Let’s also remember that there are female impersonators — that category of campy performer who dresses as Liza Minnelli or Dolly Parton in order to get a lot of whoops from a drunken audience. These performers are not associated with manly acting talent.

As near as I can tell, those critics who are also good writers have used the term impersonation not to complain about Streep, but to contrast her strong performance with the utterly disappointing film. Roger Ebert writes, “Streep creates an uncanny impersonation of British Prime Minister Margaret Thatcher, but in this film she’s all dressed up with nowhere to go.” A. O. Scott likewise uses his flattery of Streep’s work as a rhetorical pivot to detail the film’s shortcomings. “Ms. Streep provides, once again, a technically flawless impersonation that also seems to reveal the inner essence of a well-known person,” he explains, before complaining about “the film’s vague and cursory treatment of her political career.” In other words, these writers seek to make it clear that Streep did what she could with a lame script.

Since then, however, critics who are less aware of their vocabulary’s connotations have jumped on the impersonation wagon to use it all the time in describing her role. “Meryl Streep’s performance as/ impersonation of Margaret Thatcher had Oscar written all over it,” writes Roger Moore. John O’Sullivan also admiringly notes that Streep’s “uncanny accuracy … goes beyond brilliant impersonation” in his piece for Radio Free Europe. These pieces blur the boundaries between impersonation and acting; yet my actor friends bristle at the notion that they are equivalent or that performing in the role of a real-life person demands impersonation. After all, numerous flattering reviews of My Week With Marilyn state something to the effect of, “Michelle Williams doesn’t so much impersonate Marilyn Monroe as suggest her.” None of these statements seem overtly to associate impersonation with acting that leaves something out. I truly don’t think these writers use the term to complain about Streep (or Williams, right), at least not consciously.

But this returns us to JMM’s question: why don’t these writers use the term impersonation when they discuss Leonardo DiCaprio’s J. Edgar (or, for that matter, his Howard Hughes from The Aviator)? Why wasn’t Michael Fassbender “impersonating” Carl Jung in A Dangerous Method, or Colin Firth “impersonating” King George V in The King’s Speech, or Jesse Eisenberg “impersonating” Mark Zuckerberg in The Social Network?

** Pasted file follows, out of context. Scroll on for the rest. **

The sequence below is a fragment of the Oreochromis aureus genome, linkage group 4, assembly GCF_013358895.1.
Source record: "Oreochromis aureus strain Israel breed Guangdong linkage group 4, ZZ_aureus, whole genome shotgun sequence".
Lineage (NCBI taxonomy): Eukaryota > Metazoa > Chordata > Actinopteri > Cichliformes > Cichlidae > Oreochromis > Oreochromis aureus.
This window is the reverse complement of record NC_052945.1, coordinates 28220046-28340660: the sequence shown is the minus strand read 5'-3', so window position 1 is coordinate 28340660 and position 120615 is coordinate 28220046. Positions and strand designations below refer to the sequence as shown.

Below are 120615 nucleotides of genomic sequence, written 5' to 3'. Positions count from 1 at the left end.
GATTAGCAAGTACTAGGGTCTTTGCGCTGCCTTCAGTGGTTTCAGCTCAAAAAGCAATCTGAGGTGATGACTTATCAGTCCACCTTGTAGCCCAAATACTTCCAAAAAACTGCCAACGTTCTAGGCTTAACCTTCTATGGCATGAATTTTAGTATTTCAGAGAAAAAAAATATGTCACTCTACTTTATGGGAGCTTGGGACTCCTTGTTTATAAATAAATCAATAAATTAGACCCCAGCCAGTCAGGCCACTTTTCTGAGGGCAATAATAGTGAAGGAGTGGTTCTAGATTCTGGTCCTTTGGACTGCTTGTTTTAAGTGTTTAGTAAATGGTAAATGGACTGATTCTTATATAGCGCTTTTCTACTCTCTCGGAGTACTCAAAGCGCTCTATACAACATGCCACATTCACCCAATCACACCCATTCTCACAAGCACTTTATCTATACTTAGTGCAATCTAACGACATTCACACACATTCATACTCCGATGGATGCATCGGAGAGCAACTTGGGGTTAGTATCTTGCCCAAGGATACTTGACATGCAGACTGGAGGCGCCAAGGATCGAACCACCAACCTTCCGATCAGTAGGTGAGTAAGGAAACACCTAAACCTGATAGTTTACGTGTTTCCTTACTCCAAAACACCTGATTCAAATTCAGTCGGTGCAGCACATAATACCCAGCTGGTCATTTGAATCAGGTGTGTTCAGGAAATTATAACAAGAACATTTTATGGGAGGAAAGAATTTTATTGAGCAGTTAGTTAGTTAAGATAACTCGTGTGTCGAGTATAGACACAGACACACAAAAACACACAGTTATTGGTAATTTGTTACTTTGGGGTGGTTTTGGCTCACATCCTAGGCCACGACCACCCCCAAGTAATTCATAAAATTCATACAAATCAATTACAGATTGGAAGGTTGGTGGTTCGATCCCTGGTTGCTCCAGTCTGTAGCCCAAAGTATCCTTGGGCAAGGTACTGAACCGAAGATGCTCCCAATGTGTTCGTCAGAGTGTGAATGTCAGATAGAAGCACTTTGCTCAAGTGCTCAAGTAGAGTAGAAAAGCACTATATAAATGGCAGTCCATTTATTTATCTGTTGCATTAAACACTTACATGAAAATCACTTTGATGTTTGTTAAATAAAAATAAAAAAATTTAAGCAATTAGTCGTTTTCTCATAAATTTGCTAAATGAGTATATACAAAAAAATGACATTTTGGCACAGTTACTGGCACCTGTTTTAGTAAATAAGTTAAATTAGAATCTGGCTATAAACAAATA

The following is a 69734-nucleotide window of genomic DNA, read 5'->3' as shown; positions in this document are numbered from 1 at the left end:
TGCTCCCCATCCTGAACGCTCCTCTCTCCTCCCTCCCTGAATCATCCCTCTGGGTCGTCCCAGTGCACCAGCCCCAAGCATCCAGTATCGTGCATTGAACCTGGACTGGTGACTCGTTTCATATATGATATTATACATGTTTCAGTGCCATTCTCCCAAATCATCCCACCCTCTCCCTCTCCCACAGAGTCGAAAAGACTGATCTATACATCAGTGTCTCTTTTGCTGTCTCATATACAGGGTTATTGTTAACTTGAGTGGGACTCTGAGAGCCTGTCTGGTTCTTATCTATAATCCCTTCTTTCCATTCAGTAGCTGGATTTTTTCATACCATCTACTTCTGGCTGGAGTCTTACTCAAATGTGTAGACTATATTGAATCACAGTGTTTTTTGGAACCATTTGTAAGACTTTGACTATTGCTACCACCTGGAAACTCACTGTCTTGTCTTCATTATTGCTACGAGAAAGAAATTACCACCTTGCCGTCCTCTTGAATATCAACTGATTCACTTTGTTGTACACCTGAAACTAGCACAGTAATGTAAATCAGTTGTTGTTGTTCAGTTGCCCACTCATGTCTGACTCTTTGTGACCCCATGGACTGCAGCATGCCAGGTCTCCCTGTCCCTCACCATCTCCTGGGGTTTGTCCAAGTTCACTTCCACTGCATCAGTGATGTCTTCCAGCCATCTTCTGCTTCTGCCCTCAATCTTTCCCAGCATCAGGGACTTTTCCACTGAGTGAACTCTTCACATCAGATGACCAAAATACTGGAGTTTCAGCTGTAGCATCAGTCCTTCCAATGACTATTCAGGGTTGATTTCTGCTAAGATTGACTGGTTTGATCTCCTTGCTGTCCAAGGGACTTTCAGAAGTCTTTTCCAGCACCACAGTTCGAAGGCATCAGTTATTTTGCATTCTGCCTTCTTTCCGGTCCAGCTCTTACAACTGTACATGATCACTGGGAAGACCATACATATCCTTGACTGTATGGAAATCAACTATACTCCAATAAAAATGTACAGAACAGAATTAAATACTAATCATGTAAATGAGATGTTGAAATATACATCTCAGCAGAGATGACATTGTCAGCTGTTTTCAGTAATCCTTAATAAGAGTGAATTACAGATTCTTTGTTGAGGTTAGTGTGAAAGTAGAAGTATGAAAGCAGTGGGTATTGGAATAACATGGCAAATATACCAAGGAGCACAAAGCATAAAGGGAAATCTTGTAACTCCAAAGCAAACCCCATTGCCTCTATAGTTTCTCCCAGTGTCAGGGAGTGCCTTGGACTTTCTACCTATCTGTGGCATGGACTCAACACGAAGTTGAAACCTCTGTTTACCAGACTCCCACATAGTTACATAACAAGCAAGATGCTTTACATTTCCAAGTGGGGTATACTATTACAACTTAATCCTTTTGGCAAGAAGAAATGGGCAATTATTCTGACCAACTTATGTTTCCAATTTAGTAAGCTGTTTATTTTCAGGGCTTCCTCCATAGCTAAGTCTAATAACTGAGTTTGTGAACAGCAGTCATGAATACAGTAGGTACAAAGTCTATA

Here I can only speculate, as I don’t know the inner souls of all these film critics, but I want to suggest that it can be attributed to an unconscious bias in favor of the superlative acting skills of male actors. An enormous percentage of published film critics in the US are male. Combine this with an industry seriously tilted toward male success and you have conditions within which even the most female-friendly critics are less inclined to celebrate an actress’s accomplishment without using terms with complex connotations. (Would a male critic really associate a male actor with the term impersonation so long as there are “female impersonators” out there?) This bias may be unconscious and not intended to express sexism, but we can see its effects nevertheless.

Until I started this blog and educated myself on the issues, I was unaware of the extent to which men dominate filmmaking and film criticism. It’s not just the fact that women appear onscreen less, behind the camera less, as producers less, as writers less — and that they get paid less overall. It’s also the more subtle things — the ways a woman’s subtle performance will get overlooked as male critics fall over themselves to praise her male co-star. The ways that female actors inhabit such a severely limited range of body types — I dare you to come up with the female equivalent of Philip Seymour Hoffman or Paul Giamatti, much less Cedric The Entertainer or Gérard Depardieu.

These critics may not be consciously demeaning Streep’s performance. But the term impersonation is not a wholly flattering description of what she does — if it were, we’d have seen it appear in reviews of men’s biopics.

Now, off for a walk while it’s still a balmy 11° F (-11.6° C).